Other Immune Cells
Besides T and B cells, other immune cells such as natural killer (NK) cells, monocytes, and neutrophils may also participate in the remission phase of T1DM. Fitas et al. (13) reported that the number of neutrophil and NK cells was significantly reduced at the onset of T1DM and began to recover during the remission period, and low percentage of NK cells and high percentage of neutrophils were positively correlated with the duration of the remission phase. The number of mononuclear cells also decreased after the onset of T1DM and reached the nadir in the first year (15). These changes of the immune cells in peripheral blood suggest an active extravasation to target tissues, probably contributing to the downregulation of the autoimmune response (16).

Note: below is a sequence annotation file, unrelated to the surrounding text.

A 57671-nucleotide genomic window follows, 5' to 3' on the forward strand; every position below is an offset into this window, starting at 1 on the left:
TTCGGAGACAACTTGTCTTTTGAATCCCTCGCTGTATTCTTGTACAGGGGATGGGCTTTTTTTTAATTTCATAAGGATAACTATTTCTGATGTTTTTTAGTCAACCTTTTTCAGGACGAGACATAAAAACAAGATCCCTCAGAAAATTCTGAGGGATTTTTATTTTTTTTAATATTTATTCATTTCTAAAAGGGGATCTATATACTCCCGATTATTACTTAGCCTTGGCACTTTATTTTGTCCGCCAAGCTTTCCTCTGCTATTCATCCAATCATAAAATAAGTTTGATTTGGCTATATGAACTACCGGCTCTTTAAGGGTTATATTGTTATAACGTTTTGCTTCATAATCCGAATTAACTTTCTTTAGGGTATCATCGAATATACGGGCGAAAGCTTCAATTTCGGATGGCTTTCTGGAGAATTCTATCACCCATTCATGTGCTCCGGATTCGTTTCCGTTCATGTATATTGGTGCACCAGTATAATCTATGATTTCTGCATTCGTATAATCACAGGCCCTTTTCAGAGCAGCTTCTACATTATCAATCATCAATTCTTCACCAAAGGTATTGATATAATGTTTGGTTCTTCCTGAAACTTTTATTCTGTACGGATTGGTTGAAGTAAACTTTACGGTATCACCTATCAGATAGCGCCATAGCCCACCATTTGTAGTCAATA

The roles of pro-inflammatory and anti-inflammatory cytokines in the pathogenesis of T1DM have been known for a long time. Numerous cytokines have been tested as possible biomarkers for the remission phase. Hvidoere's team found that Th1-related chemokines CCL5 decreased in patients with remission and was positively correlated with HbA1c, while CCL3 increased in these patients but negatively correlated with C-peptide (37). Furthermore, patients during the remission phase were accompanied with decreased IFN-γ and TGF-β levels, and high levels of IL-10 were in parallel with good glycemic control (15, 38, 39). However, some inconsistent results had been reported, and pro-inflammatory IL-6 was shown to be elevated in the remission phase while demonstrated a positive correlation with glycemic control (40). When different cytokines were taken together and defined patients according to multiple cytokines, that is, low-responder patients who did not detect any anti-inflammatory (IL-4, IL-10, and IL-13) and pro-inflammatory factors (TNF-α) and high-responder patients with at least one cytokine detected, it was found that low responders had higher C-peptide levels and longer remission duration than high responders (13), suggesting the downregulation of pro-inflammation in the remission phase.